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IRA time!

As the annual tax-filing deadline nears, folks tend to pay extra attention to their individual retirement accounts.

Part of the reason is that contributing to an IRA is the only thing you can do now that still applies to the tax year that ended on Dec. 31.

If you haven't maxed out your IRA contribution for 2010 -- that's $5,000 for an IRA, both traditional and Roth, or $6,000 (again for both types of retirement accounts) if you're age 50 or older -- you can put money into the account as late as April 18 this filing season.

Traditional IRA owners get the added advantage of a potential tax deduction for their contribution.

Roth IRA owners, while unable to deduct their contributions, still might want to max out for the 2010 tax year before contributing for 2011. Taking full contribution advantage every tax year helps build your nest egg more quickly.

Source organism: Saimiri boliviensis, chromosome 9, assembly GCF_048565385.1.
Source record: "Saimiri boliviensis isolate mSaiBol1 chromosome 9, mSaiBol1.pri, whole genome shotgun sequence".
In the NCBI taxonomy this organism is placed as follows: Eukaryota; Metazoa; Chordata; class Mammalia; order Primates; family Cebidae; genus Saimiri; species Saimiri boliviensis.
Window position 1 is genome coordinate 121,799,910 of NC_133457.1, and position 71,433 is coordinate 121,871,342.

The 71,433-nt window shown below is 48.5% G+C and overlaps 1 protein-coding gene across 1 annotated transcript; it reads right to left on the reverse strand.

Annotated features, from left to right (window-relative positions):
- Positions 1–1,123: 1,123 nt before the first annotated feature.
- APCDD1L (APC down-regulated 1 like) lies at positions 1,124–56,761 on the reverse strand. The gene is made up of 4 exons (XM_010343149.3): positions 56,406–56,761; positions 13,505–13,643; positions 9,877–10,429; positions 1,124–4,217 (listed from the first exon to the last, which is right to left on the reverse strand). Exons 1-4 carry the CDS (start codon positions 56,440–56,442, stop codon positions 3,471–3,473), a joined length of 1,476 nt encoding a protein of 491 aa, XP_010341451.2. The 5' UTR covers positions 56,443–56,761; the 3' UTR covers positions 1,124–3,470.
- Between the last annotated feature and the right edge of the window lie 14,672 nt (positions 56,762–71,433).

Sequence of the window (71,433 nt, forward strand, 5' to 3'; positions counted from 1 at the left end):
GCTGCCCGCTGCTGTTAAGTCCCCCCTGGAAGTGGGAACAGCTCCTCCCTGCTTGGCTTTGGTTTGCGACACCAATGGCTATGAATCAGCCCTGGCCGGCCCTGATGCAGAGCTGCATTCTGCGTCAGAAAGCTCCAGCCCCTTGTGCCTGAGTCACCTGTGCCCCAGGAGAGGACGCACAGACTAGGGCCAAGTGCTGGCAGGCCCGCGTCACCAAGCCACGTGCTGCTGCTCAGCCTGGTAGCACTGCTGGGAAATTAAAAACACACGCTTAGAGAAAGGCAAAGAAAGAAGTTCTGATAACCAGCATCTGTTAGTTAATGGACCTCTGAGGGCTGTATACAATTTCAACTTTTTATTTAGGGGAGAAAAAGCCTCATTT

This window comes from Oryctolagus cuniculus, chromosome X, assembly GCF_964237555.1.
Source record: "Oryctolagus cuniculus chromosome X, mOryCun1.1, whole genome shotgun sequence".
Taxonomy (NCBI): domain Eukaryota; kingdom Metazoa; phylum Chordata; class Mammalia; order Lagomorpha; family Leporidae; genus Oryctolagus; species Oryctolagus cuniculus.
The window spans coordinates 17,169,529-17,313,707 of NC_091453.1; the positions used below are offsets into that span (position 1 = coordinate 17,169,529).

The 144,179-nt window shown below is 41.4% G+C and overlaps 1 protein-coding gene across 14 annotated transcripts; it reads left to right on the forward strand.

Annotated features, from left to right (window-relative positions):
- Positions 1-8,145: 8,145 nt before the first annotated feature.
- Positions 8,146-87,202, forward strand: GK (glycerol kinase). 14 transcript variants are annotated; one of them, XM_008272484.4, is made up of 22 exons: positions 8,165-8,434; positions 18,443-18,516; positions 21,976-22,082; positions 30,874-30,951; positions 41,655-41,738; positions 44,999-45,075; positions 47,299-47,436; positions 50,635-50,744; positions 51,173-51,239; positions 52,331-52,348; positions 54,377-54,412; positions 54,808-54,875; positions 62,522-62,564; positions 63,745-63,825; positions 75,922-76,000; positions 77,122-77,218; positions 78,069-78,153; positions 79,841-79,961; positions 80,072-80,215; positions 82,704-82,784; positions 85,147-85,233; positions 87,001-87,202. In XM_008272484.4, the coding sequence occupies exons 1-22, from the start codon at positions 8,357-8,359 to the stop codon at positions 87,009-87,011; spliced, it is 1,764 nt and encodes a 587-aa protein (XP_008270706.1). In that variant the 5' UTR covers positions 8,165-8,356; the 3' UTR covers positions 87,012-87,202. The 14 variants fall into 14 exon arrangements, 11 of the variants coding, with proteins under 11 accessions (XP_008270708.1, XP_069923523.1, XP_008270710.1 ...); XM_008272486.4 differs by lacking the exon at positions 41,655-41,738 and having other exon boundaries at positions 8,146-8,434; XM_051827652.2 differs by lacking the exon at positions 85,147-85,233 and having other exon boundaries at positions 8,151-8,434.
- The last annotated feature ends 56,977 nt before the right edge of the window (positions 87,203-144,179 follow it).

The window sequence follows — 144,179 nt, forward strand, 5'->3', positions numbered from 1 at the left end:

Things to consider when contributing to a traditional IRA or a Roth IRA were tax tips posted earlier this week.

Today's Tax Tip comes from the opposite direction. It looks at when you need to tap an IRA early, specifically how you can take some money out without paying the early distribution penalty.

If you missed any of this week's tax tips or just want to review previous pieces of filing season advice, check out the collection of March tax tips. At the end of that list, you'll find links to the January and February tips.

And on Friday, April 1, a new tax tips list will start, with a tip a day posted through the April 18 filing due date.

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